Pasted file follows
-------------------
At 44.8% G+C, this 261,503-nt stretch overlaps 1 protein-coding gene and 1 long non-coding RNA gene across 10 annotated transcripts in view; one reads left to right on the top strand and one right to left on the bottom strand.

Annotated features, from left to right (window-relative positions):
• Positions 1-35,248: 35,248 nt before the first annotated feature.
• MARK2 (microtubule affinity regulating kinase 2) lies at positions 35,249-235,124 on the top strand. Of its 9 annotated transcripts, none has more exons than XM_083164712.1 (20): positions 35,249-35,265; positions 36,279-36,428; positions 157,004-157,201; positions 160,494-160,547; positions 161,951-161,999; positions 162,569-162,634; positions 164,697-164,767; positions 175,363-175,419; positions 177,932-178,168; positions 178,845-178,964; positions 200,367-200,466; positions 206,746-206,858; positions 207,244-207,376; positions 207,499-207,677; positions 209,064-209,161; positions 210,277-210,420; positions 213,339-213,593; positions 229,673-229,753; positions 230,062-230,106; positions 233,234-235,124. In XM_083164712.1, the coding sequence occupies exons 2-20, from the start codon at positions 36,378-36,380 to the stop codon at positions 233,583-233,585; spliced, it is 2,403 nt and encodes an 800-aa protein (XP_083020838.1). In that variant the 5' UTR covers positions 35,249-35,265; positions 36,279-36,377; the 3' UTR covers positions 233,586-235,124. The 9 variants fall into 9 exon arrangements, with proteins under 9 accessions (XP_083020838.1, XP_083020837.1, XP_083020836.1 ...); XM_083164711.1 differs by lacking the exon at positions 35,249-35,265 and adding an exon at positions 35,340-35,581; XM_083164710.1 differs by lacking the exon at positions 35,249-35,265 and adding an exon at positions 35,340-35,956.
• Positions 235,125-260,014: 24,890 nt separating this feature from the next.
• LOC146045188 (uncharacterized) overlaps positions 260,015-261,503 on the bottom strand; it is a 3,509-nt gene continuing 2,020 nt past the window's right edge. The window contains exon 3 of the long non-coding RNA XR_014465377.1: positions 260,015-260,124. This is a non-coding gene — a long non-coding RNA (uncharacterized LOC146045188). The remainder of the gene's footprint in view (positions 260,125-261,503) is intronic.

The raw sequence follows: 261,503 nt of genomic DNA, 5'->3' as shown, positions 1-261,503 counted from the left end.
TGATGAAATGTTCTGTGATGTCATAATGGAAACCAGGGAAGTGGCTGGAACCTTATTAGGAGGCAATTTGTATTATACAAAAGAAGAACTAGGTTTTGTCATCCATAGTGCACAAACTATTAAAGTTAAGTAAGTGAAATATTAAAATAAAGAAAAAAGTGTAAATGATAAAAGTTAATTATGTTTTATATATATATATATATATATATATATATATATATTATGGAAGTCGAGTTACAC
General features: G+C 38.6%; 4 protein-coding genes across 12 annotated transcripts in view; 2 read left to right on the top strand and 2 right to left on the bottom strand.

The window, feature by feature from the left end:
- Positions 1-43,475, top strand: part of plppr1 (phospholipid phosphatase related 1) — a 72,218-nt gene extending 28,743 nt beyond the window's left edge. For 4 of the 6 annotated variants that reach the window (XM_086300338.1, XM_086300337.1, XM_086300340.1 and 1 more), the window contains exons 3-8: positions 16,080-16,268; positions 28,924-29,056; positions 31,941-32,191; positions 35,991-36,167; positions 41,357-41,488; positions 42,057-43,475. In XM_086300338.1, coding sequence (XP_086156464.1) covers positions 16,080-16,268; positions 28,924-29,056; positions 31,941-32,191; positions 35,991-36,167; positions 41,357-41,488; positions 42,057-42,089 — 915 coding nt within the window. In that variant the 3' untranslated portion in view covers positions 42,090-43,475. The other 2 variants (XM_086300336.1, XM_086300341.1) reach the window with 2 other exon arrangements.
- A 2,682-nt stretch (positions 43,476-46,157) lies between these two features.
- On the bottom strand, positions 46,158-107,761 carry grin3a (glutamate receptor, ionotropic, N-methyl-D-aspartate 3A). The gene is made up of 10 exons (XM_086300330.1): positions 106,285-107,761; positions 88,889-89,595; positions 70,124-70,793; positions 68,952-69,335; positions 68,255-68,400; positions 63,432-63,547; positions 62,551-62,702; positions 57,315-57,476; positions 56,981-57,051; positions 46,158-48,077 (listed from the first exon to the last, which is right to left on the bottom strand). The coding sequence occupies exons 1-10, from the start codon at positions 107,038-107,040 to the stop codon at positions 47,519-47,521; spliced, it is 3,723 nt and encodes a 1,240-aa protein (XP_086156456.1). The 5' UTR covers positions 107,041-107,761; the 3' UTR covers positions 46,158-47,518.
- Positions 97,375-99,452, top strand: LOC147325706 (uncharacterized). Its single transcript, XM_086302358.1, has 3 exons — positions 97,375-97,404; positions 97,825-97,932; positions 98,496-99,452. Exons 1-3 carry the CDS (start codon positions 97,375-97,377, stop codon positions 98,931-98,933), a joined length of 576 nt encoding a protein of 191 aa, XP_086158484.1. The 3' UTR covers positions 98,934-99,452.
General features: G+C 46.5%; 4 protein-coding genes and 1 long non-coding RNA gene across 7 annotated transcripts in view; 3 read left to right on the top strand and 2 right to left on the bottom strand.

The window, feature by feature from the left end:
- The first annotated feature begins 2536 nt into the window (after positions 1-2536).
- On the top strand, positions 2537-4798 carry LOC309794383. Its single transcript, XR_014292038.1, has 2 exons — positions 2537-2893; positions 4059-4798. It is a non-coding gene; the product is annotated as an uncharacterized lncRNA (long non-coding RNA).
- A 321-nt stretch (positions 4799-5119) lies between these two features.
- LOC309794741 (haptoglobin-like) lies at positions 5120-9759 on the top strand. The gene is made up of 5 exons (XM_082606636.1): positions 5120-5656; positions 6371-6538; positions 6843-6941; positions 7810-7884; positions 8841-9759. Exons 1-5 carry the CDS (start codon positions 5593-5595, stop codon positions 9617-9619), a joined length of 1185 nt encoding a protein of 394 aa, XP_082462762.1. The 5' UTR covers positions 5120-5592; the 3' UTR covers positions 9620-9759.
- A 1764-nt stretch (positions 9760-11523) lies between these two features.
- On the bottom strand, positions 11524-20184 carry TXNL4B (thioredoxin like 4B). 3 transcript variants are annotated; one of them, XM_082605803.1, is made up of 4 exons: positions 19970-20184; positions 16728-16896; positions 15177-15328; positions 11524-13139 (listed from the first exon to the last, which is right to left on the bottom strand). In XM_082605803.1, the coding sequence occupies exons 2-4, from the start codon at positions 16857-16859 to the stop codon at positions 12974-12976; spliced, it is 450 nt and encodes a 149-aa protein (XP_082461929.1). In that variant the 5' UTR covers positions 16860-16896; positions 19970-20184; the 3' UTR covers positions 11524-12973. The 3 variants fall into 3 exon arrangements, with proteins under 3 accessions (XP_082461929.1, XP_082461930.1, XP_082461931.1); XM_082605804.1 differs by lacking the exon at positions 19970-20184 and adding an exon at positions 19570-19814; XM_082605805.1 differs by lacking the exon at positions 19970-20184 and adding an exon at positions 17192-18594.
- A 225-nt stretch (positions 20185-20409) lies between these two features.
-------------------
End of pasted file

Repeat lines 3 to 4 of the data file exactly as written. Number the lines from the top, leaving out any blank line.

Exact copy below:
• Positions 1-35,248: 35,248 nt before the first annotated feature.
• MARK2 (microtubule affinity regulating kinase 2) lies at positions 35,249-235,124 on the top strand. Of its 9 annotated transcripts, none has more exons than XM_083164712.1 (20): positions 35,249-35,265; positions 36,279-36,428; positions 157,004-157,201; positions 160,494-160,547; positions 161,951-161,999; positions 162,569-162,634; positions 164,697-164,767; positions 175,363-175,419; positions 177,932-178,168; positions 178,845-178,964; positions 200,367-200,466; positions 206,746-206,858; positions 207,244-207,376; positions 207,499-207,677; positions 209,064-209,161; positions 210,277-210,420; positions 213,339-213,593; positions 229,673-229,753; positions 230,062-230,106; positions 233,234-235,124. In XM_083164712.1, the coding sequence occupies exons 2-20, from the start codon at positions 36,378-36,380 to the stop codon at positions 233,583-233,585; spliced, it is 2,403 nt and encodes an 800-aa protein (XP_083020838.1). In that variant the 5' UTR covers positions 35,249-35,265; positions 36,279-36,377; the 3' UTR covers positions 233,586-235,124. The 9 variants fall into 9 exon arrangements, with proteins under 9 accessions (XP_083020838.1, XP_083020837.1, XP_083020836.1 ...); XM_083164711.1 differs by lacking the exon at positions 35,249-35,265 and adding an exon at positions 35,340-35,581; XM_083164710.1 differs by lacking the exon at positions 35,249-35,265 and adding an exon at positions 35,340-35,956.